Be given through an iv line in hospital or critical care settings you see all other types of insulin can only be given as subcutaneous injections while regular insulin can be given either as a subcutaneous injection or through an iv when administered by way of iv the regular insulin will start working instantly as opposed to the two hour peak with subcutaneous

Administration this should make sense since we’re literally shooting the insulin right into the blood with an iv the window cleaner is doing a good job at making sure that window is crystal clear so that passersby will notice the insulated shorts in the display window by the way this clear window is our symbol for the clear appearance of regular insulin compared

To intermediate acting insulin which is more of a cloudy liquid this will matter when we talk about mixing insulins as we’ll discuss in our next symbol like i mentioned before these insulated shorts are expected to sell out quickly so the store owners were sure to put up a sign that says first come first served when you think of this first come first served sign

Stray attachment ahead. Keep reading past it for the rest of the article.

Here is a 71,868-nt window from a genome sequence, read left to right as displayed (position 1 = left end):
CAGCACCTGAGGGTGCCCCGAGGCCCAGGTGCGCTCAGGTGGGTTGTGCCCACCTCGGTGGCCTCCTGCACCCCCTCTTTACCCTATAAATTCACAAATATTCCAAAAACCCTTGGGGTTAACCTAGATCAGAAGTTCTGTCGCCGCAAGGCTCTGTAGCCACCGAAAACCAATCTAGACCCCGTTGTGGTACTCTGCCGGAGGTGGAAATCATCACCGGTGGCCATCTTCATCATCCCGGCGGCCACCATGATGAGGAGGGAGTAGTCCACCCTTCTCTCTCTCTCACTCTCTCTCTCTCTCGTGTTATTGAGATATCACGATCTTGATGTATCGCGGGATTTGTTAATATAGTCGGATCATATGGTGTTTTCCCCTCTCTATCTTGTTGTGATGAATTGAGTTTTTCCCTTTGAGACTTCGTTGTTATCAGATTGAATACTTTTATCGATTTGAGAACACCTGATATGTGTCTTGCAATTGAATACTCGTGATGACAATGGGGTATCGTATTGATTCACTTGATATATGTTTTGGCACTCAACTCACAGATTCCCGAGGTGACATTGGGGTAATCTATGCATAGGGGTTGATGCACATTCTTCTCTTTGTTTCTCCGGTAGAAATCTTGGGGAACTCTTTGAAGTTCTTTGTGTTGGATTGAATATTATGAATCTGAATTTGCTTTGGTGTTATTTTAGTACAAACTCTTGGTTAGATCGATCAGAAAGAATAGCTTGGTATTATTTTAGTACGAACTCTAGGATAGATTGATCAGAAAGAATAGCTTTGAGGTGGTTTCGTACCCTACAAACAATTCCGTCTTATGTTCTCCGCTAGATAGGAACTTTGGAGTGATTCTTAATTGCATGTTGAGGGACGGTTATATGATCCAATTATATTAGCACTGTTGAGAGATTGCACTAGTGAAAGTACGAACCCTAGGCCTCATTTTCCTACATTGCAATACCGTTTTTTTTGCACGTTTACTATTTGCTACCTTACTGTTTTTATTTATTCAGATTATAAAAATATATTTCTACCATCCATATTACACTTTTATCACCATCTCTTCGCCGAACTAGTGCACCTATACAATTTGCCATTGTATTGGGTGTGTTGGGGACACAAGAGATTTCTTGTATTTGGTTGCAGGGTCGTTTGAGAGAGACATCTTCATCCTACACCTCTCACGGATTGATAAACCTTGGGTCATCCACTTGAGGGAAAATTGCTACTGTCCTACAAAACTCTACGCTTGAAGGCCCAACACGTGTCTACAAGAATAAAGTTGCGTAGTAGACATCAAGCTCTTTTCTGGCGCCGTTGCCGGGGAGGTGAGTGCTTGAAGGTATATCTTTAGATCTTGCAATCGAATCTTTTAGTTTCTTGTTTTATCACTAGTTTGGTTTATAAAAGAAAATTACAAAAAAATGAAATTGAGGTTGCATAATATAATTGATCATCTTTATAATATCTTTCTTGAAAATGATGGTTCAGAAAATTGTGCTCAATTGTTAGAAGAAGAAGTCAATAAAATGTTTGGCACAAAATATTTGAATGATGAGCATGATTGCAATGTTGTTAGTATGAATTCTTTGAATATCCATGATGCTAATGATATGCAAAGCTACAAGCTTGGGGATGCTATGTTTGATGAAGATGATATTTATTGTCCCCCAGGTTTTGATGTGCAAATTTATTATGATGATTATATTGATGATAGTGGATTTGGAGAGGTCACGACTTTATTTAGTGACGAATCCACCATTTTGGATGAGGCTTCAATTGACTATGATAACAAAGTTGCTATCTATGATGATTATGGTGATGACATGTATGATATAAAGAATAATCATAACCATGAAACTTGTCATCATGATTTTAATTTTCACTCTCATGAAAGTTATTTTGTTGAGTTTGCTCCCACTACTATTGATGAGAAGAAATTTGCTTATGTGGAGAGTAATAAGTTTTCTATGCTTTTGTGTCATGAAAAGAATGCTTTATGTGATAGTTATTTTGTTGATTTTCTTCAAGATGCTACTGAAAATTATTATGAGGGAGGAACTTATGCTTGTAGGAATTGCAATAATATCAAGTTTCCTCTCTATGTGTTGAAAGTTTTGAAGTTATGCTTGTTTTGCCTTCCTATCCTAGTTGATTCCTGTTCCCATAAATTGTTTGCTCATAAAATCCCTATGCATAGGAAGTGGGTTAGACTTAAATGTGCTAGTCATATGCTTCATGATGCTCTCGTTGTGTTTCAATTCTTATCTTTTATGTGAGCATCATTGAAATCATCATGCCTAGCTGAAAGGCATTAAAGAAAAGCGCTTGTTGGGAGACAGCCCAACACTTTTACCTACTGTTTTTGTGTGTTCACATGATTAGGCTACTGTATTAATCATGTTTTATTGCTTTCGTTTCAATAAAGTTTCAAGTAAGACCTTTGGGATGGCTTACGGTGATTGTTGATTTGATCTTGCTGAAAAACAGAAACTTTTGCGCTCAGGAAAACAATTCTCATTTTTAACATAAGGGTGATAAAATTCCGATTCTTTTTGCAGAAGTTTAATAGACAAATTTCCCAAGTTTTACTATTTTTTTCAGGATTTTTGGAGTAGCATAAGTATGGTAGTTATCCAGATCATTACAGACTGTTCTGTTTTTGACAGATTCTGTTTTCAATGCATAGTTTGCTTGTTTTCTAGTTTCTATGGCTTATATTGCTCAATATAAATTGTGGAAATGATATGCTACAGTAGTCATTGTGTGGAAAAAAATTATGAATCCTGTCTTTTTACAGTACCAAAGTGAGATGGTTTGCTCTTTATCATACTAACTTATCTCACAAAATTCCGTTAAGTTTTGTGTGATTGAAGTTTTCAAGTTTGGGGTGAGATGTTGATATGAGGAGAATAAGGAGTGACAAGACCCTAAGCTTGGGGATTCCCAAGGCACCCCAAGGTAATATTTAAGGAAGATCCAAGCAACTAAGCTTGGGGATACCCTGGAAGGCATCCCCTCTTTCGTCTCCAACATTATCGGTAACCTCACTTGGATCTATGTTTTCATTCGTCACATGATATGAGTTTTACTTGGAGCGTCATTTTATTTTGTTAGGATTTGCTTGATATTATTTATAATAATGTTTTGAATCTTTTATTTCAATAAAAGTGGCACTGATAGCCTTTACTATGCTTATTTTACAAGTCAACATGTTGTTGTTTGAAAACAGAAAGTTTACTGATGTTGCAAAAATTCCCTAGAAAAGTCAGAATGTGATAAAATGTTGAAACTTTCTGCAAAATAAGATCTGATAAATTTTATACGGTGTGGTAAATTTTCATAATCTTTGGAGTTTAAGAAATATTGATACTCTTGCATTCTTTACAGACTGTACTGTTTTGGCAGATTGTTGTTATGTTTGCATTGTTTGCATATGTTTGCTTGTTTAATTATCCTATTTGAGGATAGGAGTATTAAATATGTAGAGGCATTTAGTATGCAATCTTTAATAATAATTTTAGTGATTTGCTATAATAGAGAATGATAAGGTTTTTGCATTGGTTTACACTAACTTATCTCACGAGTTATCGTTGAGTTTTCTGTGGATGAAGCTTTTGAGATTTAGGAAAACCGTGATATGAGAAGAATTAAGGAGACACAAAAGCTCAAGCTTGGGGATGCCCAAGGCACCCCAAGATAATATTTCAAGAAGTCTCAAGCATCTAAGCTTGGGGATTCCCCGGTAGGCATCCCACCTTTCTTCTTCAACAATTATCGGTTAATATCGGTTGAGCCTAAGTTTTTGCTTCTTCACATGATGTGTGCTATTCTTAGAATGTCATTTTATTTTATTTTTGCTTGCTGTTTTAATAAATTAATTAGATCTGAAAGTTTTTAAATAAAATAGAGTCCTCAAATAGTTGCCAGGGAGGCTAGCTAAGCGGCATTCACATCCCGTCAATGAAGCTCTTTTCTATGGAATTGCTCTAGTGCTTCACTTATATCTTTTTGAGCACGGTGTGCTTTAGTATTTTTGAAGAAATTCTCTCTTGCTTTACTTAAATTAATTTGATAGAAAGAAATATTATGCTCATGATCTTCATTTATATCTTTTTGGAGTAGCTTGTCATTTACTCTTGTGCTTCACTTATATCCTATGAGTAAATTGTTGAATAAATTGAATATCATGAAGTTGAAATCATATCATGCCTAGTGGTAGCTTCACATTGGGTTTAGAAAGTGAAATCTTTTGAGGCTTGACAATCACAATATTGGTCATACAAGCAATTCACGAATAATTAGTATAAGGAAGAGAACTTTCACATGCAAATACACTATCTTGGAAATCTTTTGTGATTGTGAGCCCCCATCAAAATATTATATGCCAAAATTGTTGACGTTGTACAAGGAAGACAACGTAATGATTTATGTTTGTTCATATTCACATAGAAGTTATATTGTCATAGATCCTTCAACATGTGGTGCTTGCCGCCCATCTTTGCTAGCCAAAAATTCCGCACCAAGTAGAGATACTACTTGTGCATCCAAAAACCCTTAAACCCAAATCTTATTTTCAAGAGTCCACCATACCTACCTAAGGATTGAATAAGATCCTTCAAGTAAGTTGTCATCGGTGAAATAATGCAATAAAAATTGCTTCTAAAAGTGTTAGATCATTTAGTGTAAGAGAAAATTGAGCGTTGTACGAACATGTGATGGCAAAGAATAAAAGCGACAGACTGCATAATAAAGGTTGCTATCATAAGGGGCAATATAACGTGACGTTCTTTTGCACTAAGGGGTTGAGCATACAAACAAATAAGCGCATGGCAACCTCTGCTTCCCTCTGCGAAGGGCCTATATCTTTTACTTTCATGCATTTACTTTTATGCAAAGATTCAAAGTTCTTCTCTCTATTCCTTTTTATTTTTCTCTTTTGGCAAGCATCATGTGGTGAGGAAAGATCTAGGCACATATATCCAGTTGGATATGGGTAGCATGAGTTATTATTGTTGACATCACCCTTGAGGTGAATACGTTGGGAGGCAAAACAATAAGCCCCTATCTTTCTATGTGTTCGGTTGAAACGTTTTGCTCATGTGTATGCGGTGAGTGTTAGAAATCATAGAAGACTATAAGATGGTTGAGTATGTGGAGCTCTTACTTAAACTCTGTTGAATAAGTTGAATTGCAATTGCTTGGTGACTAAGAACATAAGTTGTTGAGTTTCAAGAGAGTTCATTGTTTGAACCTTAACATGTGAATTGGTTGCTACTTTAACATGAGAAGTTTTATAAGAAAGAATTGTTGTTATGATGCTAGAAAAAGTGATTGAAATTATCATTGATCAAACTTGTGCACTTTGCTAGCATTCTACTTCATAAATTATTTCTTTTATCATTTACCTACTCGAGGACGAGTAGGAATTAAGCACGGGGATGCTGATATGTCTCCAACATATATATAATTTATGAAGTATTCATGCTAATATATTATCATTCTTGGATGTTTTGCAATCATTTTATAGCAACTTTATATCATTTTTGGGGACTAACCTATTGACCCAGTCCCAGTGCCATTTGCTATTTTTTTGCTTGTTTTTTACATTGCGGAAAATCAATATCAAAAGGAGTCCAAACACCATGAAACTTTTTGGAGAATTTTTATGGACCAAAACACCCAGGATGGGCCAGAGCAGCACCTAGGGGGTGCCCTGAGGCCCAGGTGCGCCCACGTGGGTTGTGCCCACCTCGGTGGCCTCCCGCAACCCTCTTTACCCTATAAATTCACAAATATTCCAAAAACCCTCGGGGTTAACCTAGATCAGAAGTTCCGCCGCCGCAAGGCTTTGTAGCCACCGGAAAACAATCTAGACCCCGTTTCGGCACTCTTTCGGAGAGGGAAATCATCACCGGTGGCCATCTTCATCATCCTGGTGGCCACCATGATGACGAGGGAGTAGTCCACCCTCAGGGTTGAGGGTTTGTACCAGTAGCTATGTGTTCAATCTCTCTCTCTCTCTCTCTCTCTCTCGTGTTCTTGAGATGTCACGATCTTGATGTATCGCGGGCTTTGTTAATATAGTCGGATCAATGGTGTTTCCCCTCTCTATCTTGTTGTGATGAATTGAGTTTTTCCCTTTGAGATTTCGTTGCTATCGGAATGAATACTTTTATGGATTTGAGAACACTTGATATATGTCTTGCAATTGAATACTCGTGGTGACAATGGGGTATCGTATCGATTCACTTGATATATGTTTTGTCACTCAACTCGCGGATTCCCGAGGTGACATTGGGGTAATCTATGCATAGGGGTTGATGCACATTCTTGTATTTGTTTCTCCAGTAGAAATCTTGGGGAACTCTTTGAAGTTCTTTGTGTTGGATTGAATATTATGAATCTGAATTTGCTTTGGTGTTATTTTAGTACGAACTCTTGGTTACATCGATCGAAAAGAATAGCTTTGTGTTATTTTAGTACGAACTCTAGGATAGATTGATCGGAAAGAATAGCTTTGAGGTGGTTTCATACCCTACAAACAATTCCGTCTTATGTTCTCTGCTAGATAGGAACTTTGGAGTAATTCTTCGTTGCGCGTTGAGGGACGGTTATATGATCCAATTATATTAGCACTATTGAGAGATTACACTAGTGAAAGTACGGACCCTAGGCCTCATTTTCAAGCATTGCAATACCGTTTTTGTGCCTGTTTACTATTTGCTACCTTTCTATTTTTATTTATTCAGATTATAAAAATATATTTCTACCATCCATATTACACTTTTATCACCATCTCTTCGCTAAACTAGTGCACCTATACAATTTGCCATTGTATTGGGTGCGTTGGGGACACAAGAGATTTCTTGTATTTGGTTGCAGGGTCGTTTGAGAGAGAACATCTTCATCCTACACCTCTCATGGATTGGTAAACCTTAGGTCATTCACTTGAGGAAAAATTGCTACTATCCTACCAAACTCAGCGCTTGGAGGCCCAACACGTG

Remember that when mixing different types of insulins in the same syringe short acting or regular insulin should be drawn into the syringe first you see short acting and intermediate acting insulins are often mixed together for administration the order of mixing these two insulins is important draw up regular insulin before nph insulin which is an intermediate

Acting insulin another way to remember this is to use the acronym rn you already know rn stands for registered nurse but in this case the r stands for regular while the n stands for nph as in draw up regular first then nph after finally you might hear people say to draw up clear before cloudy we’ve already talked about how regular insulin is clear compared to